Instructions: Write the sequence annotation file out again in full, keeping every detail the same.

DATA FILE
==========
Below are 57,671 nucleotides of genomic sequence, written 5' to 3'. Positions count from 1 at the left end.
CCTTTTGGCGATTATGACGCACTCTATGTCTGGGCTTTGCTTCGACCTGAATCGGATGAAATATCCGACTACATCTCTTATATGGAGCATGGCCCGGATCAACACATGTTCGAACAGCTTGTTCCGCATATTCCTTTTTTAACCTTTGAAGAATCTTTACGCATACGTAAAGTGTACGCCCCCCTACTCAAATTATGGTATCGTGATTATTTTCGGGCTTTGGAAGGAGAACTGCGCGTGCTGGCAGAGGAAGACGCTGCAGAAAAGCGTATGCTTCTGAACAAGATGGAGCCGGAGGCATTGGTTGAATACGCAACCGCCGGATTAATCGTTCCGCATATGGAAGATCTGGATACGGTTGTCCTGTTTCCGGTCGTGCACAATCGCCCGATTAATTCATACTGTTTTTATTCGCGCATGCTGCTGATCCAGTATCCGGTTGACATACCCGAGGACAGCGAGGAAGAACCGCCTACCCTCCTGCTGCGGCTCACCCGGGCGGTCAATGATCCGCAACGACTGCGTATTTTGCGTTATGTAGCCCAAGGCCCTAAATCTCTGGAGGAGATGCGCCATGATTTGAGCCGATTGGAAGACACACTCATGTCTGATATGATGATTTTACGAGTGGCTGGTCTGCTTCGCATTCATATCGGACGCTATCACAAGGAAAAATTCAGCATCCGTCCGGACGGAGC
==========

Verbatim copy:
Below are 57,671 nucleotides of genomic sequence, written 5' to 3'. Positions count from 1 at the left end.
CCTTTTGGCGATTATGACGCACTCTATGTCTGGGCTTTGCTTCGACCTGAATCGGATGAAATATCCGACTACATCTCTTATATGGAGCATGGCCCGGATCAACACATGTTCGAACAGCTTGTTCCGCATATTCCTTTTTTAACCTTTGAAGAATCTTTACGCATACGTAAAGTGTACGCCCCCCTACTCAAATTATGGTATCGTGATTATTTTCGGGCTTTGGAAGGAGAACTGCGCGTGCTGGCAGAGGAAGACGCTGCAGAAAAGCGTATGCTTCTGAACAAGATGGAGCCGGAGGCATTGGTTGAATACGCAACCGCCGGATTAATCGTTCCGCATATGGAAGATCTGGATACGGTTGTCCTGTTTCCGGTCGTGCACAATCGCCCGATTAATTCATACTGTTTTTATTCGCGCATGCTGCTGATCCAGTATCCGGTTGACATACCCGAGGACAGCGAGGAAGAACCGCCTACCCTCCTGCTGCGGCTCACCCGGGCGGTCAATGATCCGCAACGACTGCGTATTTTGCGTTATGTAGCCCAAGGCCCTAAATCTCTGGAGGAGATGCGCCATGATTTGAGCCGATTGGAAGACACACTCATGTCTGATATGATGATTTTACGAGTGGCTGGTCTGCTTCGCATTCATATCGGACGCTATCACAAGGAAAAATTCAGCATCCGTCCGGACGGAGC